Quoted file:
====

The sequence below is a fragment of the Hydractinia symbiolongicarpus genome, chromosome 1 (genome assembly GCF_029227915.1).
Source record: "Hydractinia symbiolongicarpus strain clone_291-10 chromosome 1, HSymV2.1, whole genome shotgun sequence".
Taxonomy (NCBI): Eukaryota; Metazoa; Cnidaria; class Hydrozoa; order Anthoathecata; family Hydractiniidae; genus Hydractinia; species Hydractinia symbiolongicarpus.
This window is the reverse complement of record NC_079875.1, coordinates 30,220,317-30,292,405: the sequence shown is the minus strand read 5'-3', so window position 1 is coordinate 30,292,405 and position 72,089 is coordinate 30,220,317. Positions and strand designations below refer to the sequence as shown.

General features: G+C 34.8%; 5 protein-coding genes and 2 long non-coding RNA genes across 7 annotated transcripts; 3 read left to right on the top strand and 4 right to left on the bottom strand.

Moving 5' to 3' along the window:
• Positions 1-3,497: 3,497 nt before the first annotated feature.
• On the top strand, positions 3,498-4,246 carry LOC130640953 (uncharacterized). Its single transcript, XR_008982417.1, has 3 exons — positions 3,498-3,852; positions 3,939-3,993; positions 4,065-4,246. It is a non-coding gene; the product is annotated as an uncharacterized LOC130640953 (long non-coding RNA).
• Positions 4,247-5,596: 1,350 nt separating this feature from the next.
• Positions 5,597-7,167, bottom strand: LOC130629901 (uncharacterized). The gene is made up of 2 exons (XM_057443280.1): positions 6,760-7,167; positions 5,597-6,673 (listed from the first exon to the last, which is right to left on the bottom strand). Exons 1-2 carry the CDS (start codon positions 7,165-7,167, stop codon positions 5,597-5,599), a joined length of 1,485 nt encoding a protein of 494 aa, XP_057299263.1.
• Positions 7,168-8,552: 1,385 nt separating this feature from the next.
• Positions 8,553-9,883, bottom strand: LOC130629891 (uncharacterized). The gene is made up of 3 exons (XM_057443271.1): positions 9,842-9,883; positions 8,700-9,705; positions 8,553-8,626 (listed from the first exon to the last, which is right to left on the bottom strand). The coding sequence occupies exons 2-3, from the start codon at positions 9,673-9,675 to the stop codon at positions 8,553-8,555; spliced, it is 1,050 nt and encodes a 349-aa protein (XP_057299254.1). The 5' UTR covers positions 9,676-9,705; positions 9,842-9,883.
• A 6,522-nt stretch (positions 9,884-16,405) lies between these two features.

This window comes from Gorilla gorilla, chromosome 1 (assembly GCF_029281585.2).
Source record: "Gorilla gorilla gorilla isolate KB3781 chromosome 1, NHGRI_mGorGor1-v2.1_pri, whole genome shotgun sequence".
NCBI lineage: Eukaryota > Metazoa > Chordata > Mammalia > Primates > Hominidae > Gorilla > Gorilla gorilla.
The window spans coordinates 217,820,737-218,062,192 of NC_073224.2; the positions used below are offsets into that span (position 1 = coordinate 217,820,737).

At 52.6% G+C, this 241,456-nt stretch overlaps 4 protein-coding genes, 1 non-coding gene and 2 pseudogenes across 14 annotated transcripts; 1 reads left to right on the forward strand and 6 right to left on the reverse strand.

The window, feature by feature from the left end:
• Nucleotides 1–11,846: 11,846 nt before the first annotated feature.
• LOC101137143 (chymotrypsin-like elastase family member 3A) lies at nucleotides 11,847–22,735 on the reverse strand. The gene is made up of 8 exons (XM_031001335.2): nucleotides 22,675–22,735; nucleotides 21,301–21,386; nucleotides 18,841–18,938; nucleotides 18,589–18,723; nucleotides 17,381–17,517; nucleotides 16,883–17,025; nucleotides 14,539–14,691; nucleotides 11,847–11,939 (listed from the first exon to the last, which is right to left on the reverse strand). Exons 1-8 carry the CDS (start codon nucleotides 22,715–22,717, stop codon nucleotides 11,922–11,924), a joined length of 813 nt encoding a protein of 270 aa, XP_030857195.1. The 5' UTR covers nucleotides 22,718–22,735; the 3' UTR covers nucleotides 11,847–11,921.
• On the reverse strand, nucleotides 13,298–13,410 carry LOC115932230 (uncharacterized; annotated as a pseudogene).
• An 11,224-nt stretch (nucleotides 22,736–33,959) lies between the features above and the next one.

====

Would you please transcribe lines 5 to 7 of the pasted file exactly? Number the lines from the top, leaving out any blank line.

General features: G+C 34.8%; 5 protein-coding genes and 2 long non-coding RNA genes across 7 annotated transcripts; 3 read left to right on the top strand and 4 right to left on the bottom strand.

Moving 5' to 3' along the window:
• Positions 1-3,497: 3,497 nt before the first annotated feature.